It was on July 8 that the world of the Sapam family shattered completely. On the southern side of Imphal river, amid a line of neat houses with wide courtyards, lies the Sapam household. Here, 48-year-old Romesh Singh Sapam and his wife Sapam Ongbi R K Babita sit in funereal clothes — he in a white dhoti and shawl, she in a peach phanek (sarong) and white chadar. “Robin Hood has always been one of my favourite characters, a hero. So when my older son was born, I knew what I wanted to call him. I wanted him to become as famous as Robin Hood,’’ says Sapam.
Seventeen-year-old Robinhood Sapam has become famous — but at the greatest price to his family. On July 8, he was hit by an exploding teargas shell on his left cheek. He was among the hundreds of class XI and XII children from schools across the Valley who had taken to the streets, joining protesters who were demanding the implementation of the Inner Line Permit (ILP) in the state. He was rushed to a polyclinic nearby and was declared brought dead.
For about a week before July 8, Imphal Valley had been simmering — the protesters had been demanding the withdrawal of the Regulation of Visitors, Tenants and Migrant Workers Bill passed by the Assembly in March, and its replacement with an ILP Bill, which, they hoped, would deter migrants from entering the state. With the atmosphere already charged, Robin’s death whipped up sentiments to a dangerous high. Men, women and children took to the streets, shouting slogans and pelting stones. The authorities reacted with a curfew, a lockdown from which the capital city hasn’t yet recovered.
For close to a month now, Imphal has worn a weary, empty look. The week-long total curfew that began on July 8 gave way to a partial curfew and to the existing night curfew from 8 pm to 5 am. But the days have been marked by bandhs and agitations, announced abruptly by various groups. Some of these are highly localised protests, so when one part of the city is open, another could be paralysed. Word of impending bandhs usually spreads fast, through a local network of traders, residents and colony guards, and so, everyone simply sits and waits out the bandh.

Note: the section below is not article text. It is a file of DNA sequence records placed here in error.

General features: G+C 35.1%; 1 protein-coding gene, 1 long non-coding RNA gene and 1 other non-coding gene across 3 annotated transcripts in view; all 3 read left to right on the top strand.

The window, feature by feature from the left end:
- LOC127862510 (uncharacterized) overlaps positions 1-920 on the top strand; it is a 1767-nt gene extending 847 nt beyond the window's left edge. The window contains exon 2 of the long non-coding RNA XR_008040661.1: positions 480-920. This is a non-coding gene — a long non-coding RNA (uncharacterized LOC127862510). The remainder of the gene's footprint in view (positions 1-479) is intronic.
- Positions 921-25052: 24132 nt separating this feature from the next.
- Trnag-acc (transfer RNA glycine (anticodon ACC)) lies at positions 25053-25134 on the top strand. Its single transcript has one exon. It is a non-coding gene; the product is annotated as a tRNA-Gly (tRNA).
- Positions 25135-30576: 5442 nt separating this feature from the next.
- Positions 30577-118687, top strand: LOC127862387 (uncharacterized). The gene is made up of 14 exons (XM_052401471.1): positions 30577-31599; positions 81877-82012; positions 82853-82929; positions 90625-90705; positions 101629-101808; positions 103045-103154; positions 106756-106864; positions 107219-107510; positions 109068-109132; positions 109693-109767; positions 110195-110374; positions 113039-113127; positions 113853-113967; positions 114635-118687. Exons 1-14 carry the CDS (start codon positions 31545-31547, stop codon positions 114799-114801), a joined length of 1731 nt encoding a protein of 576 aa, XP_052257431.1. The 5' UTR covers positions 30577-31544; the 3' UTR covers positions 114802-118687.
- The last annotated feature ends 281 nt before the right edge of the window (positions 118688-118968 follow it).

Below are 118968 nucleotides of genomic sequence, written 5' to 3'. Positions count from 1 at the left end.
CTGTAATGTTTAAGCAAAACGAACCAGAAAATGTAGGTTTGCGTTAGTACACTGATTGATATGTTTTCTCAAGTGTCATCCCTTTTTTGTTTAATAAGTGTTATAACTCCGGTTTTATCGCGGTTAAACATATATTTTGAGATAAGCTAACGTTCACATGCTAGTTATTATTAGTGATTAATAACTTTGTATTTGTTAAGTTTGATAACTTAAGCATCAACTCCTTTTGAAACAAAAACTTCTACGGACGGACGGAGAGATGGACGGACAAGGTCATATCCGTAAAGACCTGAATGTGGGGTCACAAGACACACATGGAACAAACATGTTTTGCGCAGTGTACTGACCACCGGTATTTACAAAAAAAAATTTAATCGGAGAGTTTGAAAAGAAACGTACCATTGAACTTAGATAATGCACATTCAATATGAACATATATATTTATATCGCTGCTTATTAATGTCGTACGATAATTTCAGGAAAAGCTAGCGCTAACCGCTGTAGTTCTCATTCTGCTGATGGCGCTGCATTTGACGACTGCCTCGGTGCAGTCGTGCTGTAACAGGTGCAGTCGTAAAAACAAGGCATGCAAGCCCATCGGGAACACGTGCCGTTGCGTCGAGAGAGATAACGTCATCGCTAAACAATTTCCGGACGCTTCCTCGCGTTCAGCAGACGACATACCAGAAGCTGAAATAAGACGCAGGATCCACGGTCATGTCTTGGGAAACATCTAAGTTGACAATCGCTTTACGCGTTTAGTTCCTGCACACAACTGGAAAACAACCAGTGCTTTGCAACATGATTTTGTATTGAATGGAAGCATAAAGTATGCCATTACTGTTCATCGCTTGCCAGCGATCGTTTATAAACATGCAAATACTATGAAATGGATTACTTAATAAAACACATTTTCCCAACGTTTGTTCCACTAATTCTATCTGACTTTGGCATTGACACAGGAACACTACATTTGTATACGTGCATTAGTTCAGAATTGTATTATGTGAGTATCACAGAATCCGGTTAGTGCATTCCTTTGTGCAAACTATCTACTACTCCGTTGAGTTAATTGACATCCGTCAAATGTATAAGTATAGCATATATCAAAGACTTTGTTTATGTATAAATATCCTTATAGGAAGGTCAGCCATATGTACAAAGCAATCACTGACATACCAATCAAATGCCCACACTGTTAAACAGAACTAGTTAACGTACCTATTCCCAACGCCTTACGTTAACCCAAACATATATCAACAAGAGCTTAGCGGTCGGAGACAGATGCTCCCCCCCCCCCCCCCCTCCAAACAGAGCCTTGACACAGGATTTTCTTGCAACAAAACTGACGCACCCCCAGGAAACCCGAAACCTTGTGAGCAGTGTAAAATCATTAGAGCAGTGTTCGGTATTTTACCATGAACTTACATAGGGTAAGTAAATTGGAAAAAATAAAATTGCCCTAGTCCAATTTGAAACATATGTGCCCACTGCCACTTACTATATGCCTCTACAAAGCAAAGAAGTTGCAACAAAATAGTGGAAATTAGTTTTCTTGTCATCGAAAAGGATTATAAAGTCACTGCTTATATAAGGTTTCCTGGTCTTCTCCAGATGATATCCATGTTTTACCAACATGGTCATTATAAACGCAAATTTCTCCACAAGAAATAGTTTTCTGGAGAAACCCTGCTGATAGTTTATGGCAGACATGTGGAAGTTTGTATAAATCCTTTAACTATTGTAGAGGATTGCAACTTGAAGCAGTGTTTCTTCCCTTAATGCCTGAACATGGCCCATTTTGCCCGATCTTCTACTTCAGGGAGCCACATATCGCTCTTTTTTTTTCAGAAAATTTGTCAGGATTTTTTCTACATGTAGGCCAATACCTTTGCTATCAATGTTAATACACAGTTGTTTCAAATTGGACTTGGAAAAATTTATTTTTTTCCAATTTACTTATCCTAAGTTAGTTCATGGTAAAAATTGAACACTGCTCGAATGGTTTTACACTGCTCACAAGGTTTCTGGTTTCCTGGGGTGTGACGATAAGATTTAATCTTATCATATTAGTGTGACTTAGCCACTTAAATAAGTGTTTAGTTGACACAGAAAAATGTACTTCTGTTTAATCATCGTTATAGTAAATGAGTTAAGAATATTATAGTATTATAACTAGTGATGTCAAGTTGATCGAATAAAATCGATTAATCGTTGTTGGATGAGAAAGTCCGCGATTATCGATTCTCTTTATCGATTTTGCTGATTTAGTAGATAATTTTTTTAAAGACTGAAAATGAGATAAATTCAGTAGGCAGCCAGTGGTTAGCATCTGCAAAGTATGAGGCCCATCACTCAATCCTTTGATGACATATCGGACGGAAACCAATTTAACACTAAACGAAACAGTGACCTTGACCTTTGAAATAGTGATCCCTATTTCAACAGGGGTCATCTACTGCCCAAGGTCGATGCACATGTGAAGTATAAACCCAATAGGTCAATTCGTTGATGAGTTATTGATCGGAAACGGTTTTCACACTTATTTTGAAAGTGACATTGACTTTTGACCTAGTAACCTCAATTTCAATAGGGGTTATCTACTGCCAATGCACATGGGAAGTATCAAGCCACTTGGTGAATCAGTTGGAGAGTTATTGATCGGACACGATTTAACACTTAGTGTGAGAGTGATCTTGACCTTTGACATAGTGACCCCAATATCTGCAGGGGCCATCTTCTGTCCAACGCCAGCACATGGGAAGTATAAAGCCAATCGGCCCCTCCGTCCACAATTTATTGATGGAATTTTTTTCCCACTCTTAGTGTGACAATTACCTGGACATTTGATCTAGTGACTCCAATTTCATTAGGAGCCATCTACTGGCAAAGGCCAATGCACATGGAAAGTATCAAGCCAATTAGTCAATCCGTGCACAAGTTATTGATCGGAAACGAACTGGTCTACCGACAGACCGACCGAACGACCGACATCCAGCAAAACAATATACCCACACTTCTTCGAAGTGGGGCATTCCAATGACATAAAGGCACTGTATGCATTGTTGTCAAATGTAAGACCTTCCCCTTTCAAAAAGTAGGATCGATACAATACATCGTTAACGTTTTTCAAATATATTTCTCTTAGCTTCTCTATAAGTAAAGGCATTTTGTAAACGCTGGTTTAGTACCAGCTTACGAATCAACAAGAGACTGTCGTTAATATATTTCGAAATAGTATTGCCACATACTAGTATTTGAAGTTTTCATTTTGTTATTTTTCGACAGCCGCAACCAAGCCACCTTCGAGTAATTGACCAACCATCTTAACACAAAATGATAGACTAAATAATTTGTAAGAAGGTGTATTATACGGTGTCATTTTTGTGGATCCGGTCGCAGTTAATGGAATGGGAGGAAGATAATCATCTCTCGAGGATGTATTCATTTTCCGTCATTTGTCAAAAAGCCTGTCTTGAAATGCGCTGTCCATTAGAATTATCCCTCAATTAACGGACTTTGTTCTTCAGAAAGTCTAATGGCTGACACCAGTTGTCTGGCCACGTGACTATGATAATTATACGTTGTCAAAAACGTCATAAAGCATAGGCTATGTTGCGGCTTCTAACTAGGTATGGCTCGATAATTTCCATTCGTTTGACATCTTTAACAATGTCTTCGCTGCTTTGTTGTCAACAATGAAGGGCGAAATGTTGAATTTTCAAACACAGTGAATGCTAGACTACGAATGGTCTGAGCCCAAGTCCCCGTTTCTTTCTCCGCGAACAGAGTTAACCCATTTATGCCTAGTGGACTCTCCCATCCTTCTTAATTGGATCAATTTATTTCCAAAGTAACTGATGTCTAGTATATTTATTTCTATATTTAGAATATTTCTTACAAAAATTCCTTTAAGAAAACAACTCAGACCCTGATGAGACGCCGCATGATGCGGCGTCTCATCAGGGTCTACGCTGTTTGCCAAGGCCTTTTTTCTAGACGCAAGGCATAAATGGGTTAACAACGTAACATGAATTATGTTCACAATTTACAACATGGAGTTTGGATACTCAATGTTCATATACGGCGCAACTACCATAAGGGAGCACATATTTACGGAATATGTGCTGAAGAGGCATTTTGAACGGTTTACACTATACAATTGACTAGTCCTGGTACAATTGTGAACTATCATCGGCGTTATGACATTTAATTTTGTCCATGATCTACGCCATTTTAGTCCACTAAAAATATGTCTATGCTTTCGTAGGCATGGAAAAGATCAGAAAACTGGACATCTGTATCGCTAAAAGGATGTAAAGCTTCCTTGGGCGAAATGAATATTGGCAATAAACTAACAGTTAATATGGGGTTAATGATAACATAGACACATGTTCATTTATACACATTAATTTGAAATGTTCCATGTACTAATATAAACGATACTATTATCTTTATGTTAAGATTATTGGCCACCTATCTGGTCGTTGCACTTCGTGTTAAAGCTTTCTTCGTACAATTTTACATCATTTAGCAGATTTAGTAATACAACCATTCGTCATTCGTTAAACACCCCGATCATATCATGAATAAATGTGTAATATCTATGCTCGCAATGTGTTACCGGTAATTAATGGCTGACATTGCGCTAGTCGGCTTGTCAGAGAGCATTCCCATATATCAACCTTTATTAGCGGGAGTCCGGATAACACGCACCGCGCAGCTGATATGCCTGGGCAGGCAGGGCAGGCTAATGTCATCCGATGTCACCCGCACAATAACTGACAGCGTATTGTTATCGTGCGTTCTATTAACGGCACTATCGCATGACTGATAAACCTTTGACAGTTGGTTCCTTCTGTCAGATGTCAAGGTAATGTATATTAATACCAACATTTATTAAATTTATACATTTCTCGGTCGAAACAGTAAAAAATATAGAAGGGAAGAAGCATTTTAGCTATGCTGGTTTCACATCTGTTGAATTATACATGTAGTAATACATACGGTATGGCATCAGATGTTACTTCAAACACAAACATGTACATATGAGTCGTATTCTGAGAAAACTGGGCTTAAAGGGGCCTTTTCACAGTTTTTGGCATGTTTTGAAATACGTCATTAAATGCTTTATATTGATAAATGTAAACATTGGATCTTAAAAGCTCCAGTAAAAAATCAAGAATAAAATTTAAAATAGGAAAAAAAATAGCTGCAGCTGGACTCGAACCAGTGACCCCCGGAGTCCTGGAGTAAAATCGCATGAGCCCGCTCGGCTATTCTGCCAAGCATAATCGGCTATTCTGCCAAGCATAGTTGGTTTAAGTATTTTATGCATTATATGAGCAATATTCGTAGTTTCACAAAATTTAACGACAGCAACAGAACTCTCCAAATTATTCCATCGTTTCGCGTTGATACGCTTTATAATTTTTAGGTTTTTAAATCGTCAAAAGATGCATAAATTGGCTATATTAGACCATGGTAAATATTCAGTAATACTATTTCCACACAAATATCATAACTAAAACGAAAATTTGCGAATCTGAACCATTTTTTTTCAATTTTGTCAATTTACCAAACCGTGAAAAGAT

For days and nights, the boom of tear gas shells and the even louder stun bombs have pierced the Imphal air. Shops open tentatively in the morning, only to be hurriedly shut down as protesters spill on to the streets outside. With tempers running high, nobody takes chances. Women representing the Meira Paibis, or the mothers of Manipur, have to only walk down the streets for panic-stricken shopkeepers to hurriedly down their shutters. On Wednesday, protesters announced a 36-hr general strike, entirely shutting down the capital.
In Manipur, there are bandhs and blockades almost every month, sometimes several in a week. No issue is too insignificant for a bandh — autonomy for Nagas, regularisation of ad hoc teachers, tribal issues, implementation of mid-day meals, and now, ILP.